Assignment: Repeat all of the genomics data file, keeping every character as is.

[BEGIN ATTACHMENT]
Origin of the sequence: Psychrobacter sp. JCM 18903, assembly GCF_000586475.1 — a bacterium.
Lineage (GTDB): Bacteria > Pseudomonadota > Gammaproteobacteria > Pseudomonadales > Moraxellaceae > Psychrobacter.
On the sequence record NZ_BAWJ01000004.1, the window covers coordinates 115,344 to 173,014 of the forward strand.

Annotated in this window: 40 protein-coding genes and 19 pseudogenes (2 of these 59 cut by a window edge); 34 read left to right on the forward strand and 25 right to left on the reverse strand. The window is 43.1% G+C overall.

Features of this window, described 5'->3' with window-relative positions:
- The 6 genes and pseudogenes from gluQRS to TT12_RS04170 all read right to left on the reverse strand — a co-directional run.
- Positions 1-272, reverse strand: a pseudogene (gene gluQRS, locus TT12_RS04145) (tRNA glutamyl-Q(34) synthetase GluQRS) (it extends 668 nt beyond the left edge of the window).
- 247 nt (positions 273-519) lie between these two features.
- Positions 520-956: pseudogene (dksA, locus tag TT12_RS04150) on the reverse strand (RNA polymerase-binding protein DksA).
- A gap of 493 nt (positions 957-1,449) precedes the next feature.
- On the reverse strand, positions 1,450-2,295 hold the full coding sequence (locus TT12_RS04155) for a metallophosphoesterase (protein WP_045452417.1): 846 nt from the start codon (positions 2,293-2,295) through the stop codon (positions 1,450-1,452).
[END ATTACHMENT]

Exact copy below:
Origin of the sequence: Psychrobacter sp. JCM 18903, assembly GCF_000586475.1 — a bacterium.
Lineage (GTDB): Bacteria > Pseudomonadota > Gammaproteobacteria > Pseudomonadales > Moraxellaceae > Psychrobacter.
On the sequence record NZ_BAWJ01000004.1, the window covers coordinates 115,344 to 173,014 of the forward strand.

Annotated in this window: 40 protein-coding genes and 19 pseudogenes (2 of these 59 cut by a window edge); 34 read left to right on the forward strand and 25 right to left on the reverse strand. The window is 43.1% G+C overall.

Features of this window, described 5'->3' with window-relative positions:
- The 6 genes and pseudogenes from gluQRS to TT12_RS04170 all read right to left on the reverse strand — a co-directional run.
- Positions 1-272, reverse strand: a pseudogene (gene gluQRS, locus TT12_RS04145) (tRNA glutamyl-Q(34) synthetase GluQRS) (it extends 668 nt beyond the left edge of the window).
- 247 nt (positions 273-519) lie between these two features.
- Positions 520-956: pseudogene (dksA, locus tag TT12_RS04150) on the reverse strand (RNA polymerase-binding protein DksA).
- A gap of 493 nt (positions 957-1,449) precedes the next feature.
- On the reverse strand, positions 1,450-2,295 hold the full coding sequence (locus TT12_RS04155) for a metallophosphoesterase (protein WP_045452417.1): 846 nt from the start codon (positions 2,293-2,295) through the stop codon (positions 1,450-1,452).